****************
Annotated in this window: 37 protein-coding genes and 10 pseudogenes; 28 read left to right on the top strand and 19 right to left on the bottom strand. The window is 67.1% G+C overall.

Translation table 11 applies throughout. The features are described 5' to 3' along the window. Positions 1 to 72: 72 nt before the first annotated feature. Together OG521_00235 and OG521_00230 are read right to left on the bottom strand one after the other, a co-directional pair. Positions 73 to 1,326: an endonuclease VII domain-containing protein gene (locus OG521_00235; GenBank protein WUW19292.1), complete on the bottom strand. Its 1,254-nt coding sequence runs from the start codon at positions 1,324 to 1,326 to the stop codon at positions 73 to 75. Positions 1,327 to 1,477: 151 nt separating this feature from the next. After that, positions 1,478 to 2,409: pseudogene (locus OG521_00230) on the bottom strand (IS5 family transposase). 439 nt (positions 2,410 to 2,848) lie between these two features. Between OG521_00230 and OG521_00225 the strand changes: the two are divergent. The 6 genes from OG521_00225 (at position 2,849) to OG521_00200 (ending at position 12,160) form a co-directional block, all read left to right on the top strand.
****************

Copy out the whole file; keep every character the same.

Annotated in this window: 37 protein-coding genes and 10 pseudogenes; 28 read left to right on the top strand and 19 right to left on the bottom strand. The window is 67.1% G+C overall.

Translation table 11 applies throughout. The features are described 5' to 3' along the window. Positions 1 to 72: 72 nt before the first annotated feature. Together OG521_00235 and OG521_00230 are read right to left on the bottom strand one after the other, a co-directional pair. Positions 73 to 1,326: an endonuclease VII domain-containing protein gene (locus OG521_00235; GenBank protein WUW19292.1), complete on the bottom strand. Its 1,254-nt coding sequence runs from the start codon at positions 1,324 to 1,326 to the stop codon at positions 73 to 75. Positions 1,327 to 1,477: 151 nt separating this feature from the next. After that, positions 1,478 to 2,409: pseudogene (locus OG521_00230) on the bottom strand (IS5 family transposase). 439 nt (positions 2,410 to 2,848) lie between these two features. Between OG521_00230 and OG521_00225 the strand changes: the two are divergent. The 6 genes from OG521_00225 (at position 2,849) to OG521_00200 (ending at position 12,160) form a co-directional block, all read left to right on the top strand.